flatiron loan investor LLC

attn: maryellen a. daley
1700 market street, suite 3100
philadelphia, pennsylvania 19103

NYS Entity Status
ACTIVE

NYS Filing Date
JULY 01, 2013

NYS DOS ID#
4424993

County
NEW YORK

Jurisdiction
DELAWARE

Registered Agent
NONE

NYS Entity Type
FOREIGN LIMITED LIABILITY COMPANY

Name History
2013 - FLATIRON LOAN INVESTOR LLC









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  • Around the Web

  • Restaurant Review: Vegetables With Benefits at ABCV
    By PETE WELLS - Monday Jul 3, 2017

    The menu at Jean-Georges Vongerichten’s new vegetarian restaurant in the Flatiron district tries to impart “plant-based intelligence.”

    Source: NYT > Home Page
  • Big Data tells mortgage traders an amazing amount about you
    By Matt Scully - Friday Jun 30, 2017

    The New York startup sucks in data from marketing firms, public loan filings, courthouses and dozens of other sources, and sells it to mortgage bond and loan traders.The vivid detail the company turns up — the types of stores borrowers tend to shop at and whether they rent out their homes on Airbnb, for example — may unsettle privacy advocates, but it’s a boon for investors trying to figure out how likely homeowners are to pay their obligations.Across the world of finance, startups are using big data to try to improve Wall Street’s success with everything from consumer lending to stock trading.The average fund manager can gain 0.4 to 0.7 percentage point of return by using more intelligent data when trading mortgages, at least for home loans that haven’t been bundled into securities, according to John Ardy, CEO of Resitrader, an institutional marketplace for home loans.“We’re concerned about how this information is shared, and how it can have adverse consequences for individuals without their even realizing it,” said Lee Tien, a senior staff attorney at the Electronic Frontier Foundation, a nonprofit focusing on civil liberties.[...] money managers using information they get from TheNumber could face accusations of discriminating against borrowers based on race or religion if it turns out the factors the company looks at tend to single out particular types of people, said Frank Pasquale, a professor at the University of Maryland’s Francis King Carey School of Law.Fund managers that use TheNumber are typically buying subprime mortgages, many of which have defaulted.TheNumber tries to determine how much pride a homeowner probably has in his or her property, based on information it gleans from third parties, such as whether the resident tends to click on online ads from home improvement and gardening stores.Experian, for example, tries to make sure investors can’t readily determine borrowers’ identities when it hands out mortgage data, said Michele Raneri, a vice president of analytics and new business development at Experian.Added information about borrowers could boost transparency in the mortgage bond market, where getting information about creditworthiness and prices can be much harder than in other debt markets.“Investors in every other market get to see what they are buying — but not mortgage bond investors,” said Adam Murphy, founder of Empirasign Strategies LLC, a trading data firm for mortgage bond professionals.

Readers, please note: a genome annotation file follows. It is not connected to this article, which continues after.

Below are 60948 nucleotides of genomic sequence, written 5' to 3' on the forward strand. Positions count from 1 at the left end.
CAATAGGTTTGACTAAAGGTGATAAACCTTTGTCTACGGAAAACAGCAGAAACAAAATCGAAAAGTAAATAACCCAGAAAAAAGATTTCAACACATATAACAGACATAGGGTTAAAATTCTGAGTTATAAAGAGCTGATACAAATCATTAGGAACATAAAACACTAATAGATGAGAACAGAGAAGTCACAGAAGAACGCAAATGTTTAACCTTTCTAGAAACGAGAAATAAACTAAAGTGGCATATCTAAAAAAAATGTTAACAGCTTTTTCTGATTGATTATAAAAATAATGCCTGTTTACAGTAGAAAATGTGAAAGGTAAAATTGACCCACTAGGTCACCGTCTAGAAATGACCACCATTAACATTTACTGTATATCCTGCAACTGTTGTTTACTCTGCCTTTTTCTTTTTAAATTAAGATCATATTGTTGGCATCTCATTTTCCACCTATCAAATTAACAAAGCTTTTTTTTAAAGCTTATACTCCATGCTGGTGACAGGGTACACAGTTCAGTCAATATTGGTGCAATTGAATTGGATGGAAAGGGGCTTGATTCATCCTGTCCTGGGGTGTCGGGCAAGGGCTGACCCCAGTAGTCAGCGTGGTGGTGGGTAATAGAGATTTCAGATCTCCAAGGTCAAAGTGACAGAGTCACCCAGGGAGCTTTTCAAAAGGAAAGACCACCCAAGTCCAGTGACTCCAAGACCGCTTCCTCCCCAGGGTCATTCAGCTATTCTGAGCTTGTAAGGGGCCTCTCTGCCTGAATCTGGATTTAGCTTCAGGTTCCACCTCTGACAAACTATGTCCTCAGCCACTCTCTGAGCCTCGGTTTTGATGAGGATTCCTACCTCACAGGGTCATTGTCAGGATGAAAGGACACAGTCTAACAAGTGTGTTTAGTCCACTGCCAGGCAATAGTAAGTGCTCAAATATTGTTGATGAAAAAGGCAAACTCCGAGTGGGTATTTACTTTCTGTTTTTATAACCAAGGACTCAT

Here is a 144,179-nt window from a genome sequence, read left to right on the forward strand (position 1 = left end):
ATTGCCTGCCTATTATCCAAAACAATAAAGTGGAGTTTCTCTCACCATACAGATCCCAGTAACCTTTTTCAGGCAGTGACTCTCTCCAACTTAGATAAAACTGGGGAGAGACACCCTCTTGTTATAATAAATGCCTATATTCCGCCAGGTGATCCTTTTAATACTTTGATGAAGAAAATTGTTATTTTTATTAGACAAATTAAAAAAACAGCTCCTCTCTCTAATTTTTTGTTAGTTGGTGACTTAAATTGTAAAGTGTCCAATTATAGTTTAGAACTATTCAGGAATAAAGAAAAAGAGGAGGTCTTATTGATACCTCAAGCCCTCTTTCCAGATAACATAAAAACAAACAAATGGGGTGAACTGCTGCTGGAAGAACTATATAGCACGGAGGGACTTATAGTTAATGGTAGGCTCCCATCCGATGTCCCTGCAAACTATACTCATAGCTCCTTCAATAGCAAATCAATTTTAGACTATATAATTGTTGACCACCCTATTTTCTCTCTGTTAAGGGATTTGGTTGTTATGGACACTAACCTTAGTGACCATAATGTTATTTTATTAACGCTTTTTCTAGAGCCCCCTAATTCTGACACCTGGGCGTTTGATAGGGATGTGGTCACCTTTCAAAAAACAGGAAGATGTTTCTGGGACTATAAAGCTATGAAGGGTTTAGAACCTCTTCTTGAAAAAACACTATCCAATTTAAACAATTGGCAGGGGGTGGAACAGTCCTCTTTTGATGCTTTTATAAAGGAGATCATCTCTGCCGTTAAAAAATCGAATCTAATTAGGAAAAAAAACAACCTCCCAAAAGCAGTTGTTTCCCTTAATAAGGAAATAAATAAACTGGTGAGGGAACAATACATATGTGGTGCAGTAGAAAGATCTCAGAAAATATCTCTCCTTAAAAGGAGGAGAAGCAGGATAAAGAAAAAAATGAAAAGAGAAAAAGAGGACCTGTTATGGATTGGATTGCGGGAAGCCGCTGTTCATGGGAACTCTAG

Source: SFGATE.com: Business and Technology News
  • Rooted in Counterculture, Whole Foods’ Founder Finds an Unlikely Refuge
    By MICHAEL J. de la MERCED and ALEXANDRA STEVENSON - Friday Jun 16, 2017

    John Mackey wanted to fight off the activist investors attacking Whole Foods. He found a savior in Amazon, a company blamed for laying waste to retailers.

    Source: NYT > Home Page
  • Electric-Car Maker Faraday Secures Rescue Loan
    Thursday Aug 3, 2017

    Faraday Future, a high-profile electric-car startup, has pledged its corporate headquarters in Los Angeles as collateral to secure a rescue loan intended to keep the lights on while it seeks new investors.

    Source: The Wall Street Journal: U.S. Business
  • Watch Out As Risky Loans Overtake Junk Bonds
    Wednesday Oct 11, 2017

    Yield-hungry investors have made borrowing easier than ever for riskier companies. One sign: this year loans have raced ahead of bonds as the preferred form of debt. But when interest rates rise, this preference could mean trouble.

    Source: The Wall Street Journal: Markets News